Why Did CBDC Fail in Nigeria? Valuable Lessons for Developing Countries

In the rapidly digitizing era, many nations are eyeing Central Bank Digital Currency (CBDC) as the future solution for payment systems. However, Nigeria’s case illustrates that transitioning to CBDC isn’t a straightforward path, especially for developing countries.

Based on an analysis by Nicholas Anthony on Coindesk, the Nigerian government attempted to propel a transition to a cashless economy by implementing a Central Bank Digital Currency (CBDC). Yet, the imposed cash usage restrictions led to public protests demanding the restoration of paper money. Despite the government’s efforts to boost CBDC adoption, such as removing access restrictions and offering payment discounts, these initiatives proved fruitless.

Moreover, with cash withdrawal limits and currency redesigns, the situation worsened, triggering a cash shortage and escalating public dissatisfaction. Consequently, CBDC adoption in Nigeria remains abysmally low, with less than 0.5% of the population using it, while over 50% have embraced cryptocurrency. What can we learn from Nigeria’s CBDC failure?

The Importance of Public Acceptance

While CBDC technology might be advanced, without public trust and acceptance, its implementation is bound to face challenges. Nigeria’s attempt to limit cash usage to promote CBDC adoption backfired, leading to public protests and dissatisfaction. The lesson? New technologies should be introduced with an inclusive approach, understanding the community’s needs and habits.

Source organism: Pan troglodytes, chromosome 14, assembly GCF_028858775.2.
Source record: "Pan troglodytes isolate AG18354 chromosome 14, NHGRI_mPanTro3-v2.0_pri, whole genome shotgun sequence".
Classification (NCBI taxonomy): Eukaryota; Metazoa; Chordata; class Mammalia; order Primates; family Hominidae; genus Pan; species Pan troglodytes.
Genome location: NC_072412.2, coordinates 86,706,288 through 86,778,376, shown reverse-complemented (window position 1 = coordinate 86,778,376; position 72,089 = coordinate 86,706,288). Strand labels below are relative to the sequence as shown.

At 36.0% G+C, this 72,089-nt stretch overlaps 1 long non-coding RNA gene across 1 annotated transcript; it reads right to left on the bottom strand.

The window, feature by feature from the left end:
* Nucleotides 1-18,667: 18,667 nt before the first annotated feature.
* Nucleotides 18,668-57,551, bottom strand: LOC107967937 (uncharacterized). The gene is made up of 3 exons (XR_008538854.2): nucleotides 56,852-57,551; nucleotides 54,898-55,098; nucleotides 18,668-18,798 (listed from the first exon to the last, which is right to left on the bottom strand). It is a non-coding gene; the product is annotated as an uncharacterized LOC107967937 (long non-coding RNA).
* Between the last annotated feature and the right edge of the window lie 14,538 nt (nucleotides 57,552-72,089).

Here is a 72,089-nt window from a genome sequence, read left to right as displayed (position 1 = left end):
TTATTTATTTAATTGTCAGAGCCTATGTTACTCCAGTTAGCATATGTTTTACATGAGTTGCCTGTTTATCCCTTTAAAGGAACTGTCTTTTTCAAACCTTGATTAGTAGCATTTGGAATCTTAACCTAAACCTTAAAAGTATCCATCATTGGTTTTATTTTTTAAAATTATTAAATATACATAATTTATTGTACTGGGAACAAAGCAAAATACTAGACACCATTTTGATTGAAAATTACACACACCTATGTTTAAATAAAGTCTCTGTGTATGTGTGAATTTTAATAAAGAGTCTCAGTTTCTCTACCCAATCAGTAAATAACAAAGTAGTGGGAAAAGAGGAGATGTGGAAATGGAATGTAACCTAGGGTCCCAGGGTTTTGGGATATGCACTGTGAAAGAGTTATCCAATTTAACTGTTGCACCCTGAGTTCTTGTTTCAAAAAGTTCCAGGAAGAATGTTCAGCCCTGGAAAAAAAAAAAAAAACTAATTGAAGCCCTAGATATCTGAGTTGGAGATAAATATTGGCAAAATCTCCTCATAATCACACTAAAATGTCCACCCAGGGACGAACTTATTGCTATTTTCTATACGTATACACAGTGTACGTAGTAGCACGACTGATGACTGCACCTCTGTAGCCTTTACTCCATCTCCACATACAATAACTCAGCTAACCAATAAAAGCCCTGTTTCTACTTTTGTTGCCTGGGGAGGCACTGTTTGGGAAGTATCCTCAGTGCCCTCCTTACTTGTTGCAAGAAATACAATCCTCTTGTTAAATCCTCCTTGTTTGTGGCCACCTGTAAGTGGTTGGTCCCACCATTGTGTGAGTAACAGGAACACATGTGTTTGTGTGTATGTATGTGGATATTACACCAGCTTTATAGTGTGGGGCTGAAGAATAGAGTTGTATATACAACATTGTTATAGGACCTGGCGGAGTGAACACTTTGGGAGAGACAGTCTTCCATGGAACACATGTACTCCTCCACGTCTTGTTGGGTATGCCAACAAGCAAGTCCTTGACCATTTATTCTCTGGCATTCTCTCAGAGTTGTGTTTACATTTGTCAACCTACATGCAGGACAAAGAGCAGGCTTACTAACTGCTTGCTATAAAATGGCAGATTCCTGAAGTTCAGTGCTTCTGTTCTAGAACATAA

An inclusive approach to CBDC implementation emphasizes community engagement, education, and understanding existing transaction habits. Before making CBDC-related decisions, public consultations and pilot tests in specific communities can offer insights into potential responses and challenges. Ensuring accessibility, security, and transparency in CBDC is also crucial for building trust and ensuring widespread acceptance.

Education and Digital Literacy

Before rolling out innovations like CBDC, public education is paramount. People need to comprehend the benefits, risks, and workings of CBDC to use it confidently.

Educating the public is a cornerstone of CBDC implementation. To ensure broad acceptance, people must grasp the basic concepts of CBDC, its advantages, and potential risks. Practical training on CBDC usage, from transactions to secure storage, is also vital. Addressing circulating myths and misconceptions by providing accurate and trustworthy information is essential. Collaborations between the government, private sector, and local communities can amplify educational efforts and foster public trust in CBDC.

Supporting Infrastructure

Without adequate infrastructure, such as widespread and stable internet access, CBDC implementation will face challenges. Developing countries must ensure that the necessary supporting infrastructure is in place before promoting CBDC use.

Fundamental infrastructure plays a pivotal role in CBDC implementation. Broad and stable internet access, along with the availability of digital devices like smartphones, are prerequisites. Additionally, a robust cybersecurity system is essential to protect user transactions and data. On the other hand, a user-friendly CBDC platform, digital identification systems, and reliable data centers and servers are the backbone of CBDC operations. To support public adoption, distribution networks, educational services, and regulations that protect user rights should be accessible and straightforward.

Tangible Benefits for the Public